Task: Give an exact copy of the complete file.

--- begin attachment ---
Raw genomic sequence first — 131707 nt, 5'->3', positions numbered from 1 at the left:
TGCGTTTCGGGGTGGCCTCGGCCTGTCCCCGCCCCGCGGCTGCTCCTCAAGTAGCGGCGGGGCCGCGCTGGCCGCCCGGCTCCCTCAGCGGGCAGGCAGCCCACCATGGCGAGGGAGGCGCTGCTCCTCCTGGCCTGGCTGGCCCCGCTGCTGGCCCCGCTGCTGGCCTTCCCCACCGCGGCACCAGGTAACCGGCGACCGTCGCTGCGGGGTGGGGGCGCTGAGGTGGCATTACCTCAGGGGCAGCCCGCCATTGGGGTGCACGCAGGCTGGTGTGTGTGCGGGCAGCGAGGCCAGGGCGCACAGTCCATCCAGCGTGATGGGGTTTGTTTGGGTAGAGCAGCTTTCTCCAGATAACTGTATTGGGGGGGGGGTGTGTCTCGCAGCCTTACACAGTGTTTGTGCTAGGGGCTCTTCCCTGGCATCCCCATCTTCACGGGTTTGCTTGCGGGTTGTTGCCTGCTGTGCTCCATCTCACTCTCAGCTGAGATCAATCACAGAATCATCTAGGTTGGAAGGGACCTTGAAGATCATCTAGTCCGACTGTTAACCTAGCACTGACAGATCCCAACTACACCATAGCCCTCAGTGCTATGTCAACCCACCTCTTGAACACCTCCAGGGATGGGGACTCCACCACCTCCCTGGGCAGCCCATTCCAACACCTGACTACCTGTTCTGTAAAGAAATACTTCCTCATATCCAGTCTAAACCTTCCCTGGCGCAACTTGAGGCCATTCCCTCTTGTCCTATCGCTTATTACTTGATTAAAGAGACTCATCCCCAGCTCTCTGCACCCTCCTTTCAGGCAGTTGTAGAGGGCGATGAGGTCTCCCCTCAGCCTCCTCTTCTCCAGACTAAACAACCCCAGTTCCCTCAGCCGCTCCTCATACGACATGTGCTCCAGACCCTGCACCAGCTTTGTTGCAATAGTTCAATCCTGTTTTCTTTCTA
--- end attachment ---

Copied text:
Raw genomic sequence first — 131707 nt, 5'->3', positions numbered from 1 at the left:
TGCGTTTCGGGGTGGCCTCGGCCTGTCCCCGCCCCGCGGCTGCTCCTCAAGTAGCGGCGGGGCCGCGCTGGCCGCCCGGCTCCCTCAGCGGGCAGGCAGCCCACCATGGCGAGGGAGGCGCTGCTCCTCCTGGCCTGGCTGGCCCCGCTGCTGGCCCCGCTGCTGGCCTTCCCCACCGCGGCACCAGGTAACCGGCGACCGTCGCTGCGGGGTGGGGGCGCTGAGGTGGCATTACCTCAGGGGCAGCCCGCCATTGGGGTGCACGCAGGCTGGTGTGTGTGCGGGCAGCGAGGCCAGGGCGCACAGTCCATCCAGCGTGATGGGGTTTGTTTGGGTAGAGCAGCTTTCTCCAGATAACTGTATTGGGGGGGGGGTGTGTCTCGCAGCCTTACACAGTGTTTGTGCTAGGGGCTCTTCCCTGGCATCCCCATCTTCACGGGTTTGCTTGCGGGTTGTTGCCTGCTGTGCTCCATCTCACTCTCAGCTGAGATCAATCACAGAATCATCTAGGTTGGAAGGGACCTTGAAGATCATCTAGTCCGACTGTTAACCTAGCACTGACAGATCCCAACTACACCATAGCCCTCAGTGCTATGTCAACCCACCTCTTGAACACCTCCAGGGATGGGGACTCCACCACCTCCCTGGGCAGCCCATTCCAACACCTGACTACCTGTTCTGTAAAGAAATACTTCCTCATATCCAGTCTAAACCTTCCCTGGCGCAACTTGAGGCCATTCCCTCTTGTCCTATCGCTTATTACTTGATTAAAGAGACTCATCCCCAGCTCTCTGCACCCTCCTTTCAGGCAGTTGTAGAGGGCGATGAGGTCTCCCCTCAGCCTCCTCTTCTCCAGACTAAACAACCCCAGTTCCCTCAGCCGCTCCTCATACGACATGTGCTCCAGACCCTGCACCAGCTTTGTTGCAATAGTTCAATCCTGTTTTCTTTCTA